Sunday, February 1, 2009
After years of Agile Development I am now positive that no matter how well the development team implemented Agile practices, how well they run their iterations, improve their velocity, how sophisticated is the set of test automation if the organization is still driving business in an old-fashioned fixed price way.
I have observed the auto-destructive behavior of making commitment per contract when information is the worst possible in the software product development cycle. Developers are pushed to provide estimates (assign probabilities) and these probabilities are written and signed in a contract, with no clues about what the customer really wants or what is to be developed. That's what Mary Poppendieck compares with get married with a woman you just know for a couple of hours.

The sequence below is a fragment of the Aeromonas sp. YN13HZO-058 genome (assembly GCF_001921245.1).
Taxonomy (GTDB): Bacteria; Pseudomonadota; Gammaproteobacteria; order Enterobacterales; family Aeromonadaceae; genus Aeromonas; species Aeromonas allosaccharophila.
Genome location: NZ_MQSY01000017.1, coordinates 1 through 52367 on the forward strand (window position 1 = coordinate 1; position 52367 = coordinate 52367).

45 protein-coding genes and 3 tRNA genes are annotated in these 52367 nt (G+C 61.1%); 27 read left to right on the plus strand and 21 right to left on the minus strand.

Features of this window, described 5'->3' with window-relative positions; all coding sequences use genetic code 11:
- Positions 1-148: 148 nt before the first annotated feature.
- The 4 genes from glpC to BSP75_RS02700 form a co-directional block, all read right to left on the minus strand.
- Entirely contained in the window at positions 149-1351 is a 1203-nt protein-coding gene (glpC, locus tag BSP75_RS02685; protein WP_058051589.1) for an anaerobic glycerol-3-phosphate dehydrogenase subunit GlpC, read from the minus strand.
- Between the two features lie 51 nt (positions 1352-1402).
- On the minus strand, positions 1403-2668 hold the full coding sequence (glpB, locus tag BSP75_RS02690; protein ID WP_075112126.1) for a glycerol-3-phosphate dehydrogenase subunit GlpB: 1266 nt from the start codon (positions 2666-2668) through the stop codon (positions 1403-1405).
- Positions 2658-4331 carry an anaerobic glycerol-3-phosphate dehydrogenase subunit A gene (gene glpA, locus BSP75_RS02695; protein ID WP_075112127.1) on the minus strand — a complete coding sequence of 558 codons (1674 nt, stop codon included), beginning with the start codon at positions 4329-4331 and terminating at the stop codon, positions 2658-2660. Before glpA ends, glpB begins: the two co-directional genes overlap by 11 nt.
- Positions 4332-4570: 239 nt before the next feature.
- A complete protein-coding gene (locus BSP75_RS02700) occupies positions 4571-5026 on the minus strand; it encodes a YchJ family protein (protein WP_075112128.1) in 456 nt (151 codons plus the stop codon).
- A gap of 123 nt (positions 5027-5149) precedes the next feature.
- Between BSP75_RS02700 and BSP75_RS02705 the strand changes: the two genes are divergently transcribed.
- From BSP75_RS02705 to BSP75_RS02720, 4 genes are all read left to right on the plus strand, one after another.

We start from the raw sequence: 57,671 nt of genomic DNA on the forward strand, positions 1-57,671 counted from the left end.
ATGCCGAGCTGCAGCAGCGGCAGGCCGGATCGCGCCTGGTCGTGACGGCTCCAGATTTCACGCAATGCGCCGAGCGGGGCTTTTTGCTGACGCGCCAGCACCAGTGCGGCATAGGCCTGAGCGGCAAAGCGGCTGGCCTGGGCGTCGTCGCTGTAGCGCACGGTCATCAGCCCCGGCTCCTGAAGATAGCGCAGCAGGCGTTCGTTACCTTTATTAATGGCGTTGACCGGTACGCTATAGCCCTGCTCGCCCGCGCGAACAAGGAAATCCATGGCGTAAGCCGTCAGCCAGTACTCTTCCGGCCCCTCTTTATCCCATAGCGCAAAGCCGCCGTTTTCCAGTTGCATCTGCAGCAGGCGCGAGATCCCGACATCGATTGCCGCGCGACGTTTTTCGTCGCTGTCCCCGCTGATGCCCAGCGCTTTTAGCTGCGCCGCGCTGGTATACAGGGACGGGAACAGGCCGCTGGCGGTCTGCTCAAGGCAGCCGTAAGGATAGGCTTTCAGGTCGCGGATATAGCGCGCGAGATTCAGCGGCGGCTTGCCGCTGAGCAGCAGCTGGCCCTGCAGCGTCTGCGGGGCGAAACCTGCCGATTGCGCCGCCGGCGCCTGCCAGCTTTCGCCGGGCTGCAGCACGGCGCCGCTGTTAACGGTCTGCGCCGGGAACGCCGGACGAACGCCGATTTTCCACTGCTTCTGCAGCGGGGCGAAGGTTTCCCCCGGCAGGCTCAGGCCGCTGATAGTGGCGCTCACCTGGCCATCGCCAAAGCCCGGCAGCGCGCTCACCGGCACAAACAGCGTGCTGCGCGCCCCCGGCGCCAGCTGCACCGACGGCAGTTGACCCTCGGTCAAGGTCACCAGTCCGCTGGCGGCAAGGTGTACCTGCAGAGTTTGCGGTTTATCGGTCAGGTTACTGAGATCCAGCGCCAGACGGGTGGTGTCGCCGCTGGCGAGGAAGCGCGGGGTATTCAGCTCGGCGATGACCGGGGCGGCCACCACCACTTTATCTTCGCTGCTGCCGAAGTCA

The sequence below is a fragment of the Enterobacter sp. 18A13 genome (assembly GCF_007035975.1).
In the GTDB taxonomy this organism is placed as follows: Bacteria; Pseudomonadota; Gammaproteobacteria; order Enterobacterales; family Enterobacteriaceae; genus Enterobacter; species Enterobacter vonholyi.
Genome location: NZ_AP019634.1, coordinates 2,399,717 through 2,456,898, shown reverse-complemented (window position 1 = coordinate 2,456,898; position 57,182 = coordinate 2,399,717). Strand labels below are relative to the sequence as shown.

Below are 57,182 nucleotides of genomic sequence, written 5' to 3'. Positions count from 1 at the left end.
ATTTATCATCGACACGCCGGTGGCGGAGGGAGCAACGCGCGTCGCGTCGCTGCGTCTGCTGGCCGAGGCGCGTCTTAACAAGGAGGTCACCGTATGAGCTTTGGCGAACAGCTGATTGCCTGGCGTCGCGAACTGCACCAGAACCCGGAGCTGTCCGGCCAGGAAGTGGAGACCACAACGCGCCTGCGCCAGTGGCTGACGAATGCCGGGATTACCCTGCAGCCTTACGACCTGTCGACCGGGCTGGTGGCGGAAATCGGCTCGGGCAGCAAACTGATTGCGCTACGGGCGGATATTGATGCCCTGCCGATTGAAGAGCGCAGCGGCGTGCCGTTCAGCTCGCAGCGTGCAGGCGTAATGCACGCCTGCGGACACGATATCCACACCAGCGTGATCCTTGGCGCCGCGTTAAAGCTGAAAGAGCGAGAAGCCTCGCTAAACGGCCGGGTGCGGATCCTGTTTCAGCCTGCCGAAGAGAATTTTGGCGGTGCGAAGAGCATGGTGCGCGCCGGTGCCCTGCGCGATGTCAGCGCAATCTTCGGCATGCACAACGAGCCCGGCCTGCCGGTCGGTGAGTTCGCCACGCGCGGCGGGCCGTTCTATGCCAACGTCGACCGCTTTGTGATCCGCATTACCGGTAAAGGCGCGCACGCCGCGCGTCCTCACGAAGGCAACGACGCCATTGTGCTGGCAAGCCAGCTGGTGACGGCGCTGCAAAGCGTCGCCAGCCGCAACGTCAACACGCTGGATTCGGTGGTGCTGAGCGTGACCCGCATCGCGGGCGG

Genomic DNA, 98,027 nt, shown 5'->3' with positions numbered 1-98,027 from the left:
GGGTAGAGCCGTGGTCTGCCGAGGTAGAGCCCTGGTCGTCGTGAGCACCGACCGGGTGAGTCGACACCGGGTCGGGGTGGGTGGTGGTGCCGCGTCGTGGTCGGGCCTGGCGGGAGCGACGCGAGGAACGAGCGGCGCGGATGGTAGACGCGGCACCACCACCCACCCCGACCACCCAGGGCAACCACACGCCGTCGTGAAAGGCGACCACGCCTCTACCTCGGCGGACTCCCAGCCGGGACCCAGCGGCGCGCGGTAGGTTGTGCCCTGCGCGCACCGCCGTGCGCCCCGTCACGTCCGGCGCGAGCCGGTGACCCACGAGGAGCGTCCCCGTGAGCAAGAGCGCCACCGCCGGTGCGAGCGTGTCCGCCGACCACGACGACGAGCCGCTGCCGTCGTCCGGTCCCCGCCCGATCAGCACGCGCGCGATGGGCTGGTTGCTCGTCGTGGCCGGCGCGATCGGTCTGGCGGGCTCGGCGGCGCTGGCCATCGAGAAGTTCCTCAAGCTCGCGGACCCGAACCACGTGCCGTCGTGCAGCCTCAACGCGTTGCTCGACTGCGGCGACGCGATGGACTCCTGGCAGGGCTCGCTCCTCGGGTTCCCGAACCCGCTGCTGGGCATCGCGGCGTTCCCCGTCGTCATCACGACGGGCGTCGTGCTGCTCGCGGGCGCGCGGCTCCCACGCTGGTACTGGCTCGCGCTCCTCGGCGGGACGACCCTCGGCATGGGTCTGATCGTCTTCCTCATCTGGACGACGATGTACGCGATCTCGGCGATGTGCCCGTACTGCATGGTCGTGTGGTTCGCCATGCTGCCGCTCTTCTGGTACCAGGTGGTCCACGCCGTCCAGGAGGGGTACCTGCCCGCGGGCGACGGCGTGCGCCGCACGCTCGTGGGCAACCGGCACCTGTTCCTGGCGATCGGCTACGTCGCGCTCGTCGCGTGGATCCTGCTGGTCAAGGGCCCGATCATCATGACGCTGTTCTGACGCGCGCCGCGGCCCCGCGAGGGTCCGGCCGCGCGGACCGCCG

Homer and Ned Flanders went to the casino's bar and get drunk in the "Viva Ned Flanders" episode, waking up the next morning in their hotel room and married to two cocktail waitresses: Homer's new wife is named Amber, and Ned's new wife is Ginger (who have video evidence of the two men marrying them while drunk). That's a funny episode but it is tough when you receive a project with impossible fixed dates and unknown scope.
Lean Development has an answer for that and there is a solution I suggest to my customers. Decide as Late as Possible and use Agile Contracts. Of course it is not a simple change. Simply some managers feel more confident when they have some linear (impossible) schedule in fornt of them. Well, this is the news:
* Making predictions DOES NOT make you predictable
Taking risks and commitments when information is scarce, in the beginning of the "cone of uncertainty" is simply a bad decision. Agile contracts suggest to share the risks until the cone starts to close, and commitments can take with more probability of occurence. Of course, this require long hours educating the customers and get a collaborative environment that allow working together.